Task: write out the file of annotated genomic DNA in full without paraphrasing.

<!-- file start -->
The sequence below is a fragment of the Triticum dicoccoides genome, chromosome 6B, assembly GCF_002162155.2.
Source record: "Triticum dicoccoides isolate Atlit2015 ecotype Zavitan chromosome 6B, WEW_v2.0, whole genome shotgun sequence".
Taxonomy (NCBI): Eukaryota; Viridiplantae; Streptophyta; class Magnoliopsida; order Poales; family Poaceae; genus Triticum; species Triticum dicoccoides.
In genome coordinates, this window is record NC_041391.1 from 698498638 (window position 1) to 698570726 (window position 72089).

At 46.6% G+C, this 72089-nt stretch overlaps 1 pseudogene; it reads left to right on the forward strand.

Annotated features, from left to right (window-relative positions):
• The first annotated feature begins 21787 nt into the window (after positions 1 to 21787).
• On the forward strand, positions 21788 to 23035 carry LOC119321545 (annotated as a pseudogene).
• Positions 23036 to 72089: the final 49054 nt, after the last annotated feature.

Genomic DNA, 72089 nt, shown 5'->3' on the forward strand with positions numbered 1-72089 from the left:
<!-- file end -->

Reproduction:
The sequence below is a fragment of the Triticum dicoccoides genome, chromosome 6B, assembly GCF_002162155.2.
Source record: "Triticum dicoccoides isolate Atlit2015 ecotype Zavitan chromosome 6B, WEW_v2.0, whole genome shotgun sequence".
Taxonomy (NCBI): Eukaryota; Viridiplantae; Streptophyta; class Magnoliopsida; order Poales; family Poaceae; genus Triticum; species Triticum dicoccoides.
In genome coordinates, this window is record NC_041391.1 from 698498638 (window position 1) to 698570726 (window position 72089).

At 46.6% G+C, this 72089-nt stretch overlaps 1 pseudogene; it reads left to right on the forward strand.

Annotated features, from left to right (window-relative positions):
• The first annotated feature begins 21787 nt into the window (after positions 1 to 21787).
• On the forward strand, positions 21788 to 23035 carry LOC119321545 (annotated as a pseudogene).
• Positions 23036 to 72089: the final 49054 nt, after the last annotated feature.

Genomic DNA, 72089 nt, shown 5'->3' on the forward strand with positions numbered 1-72089 from the left: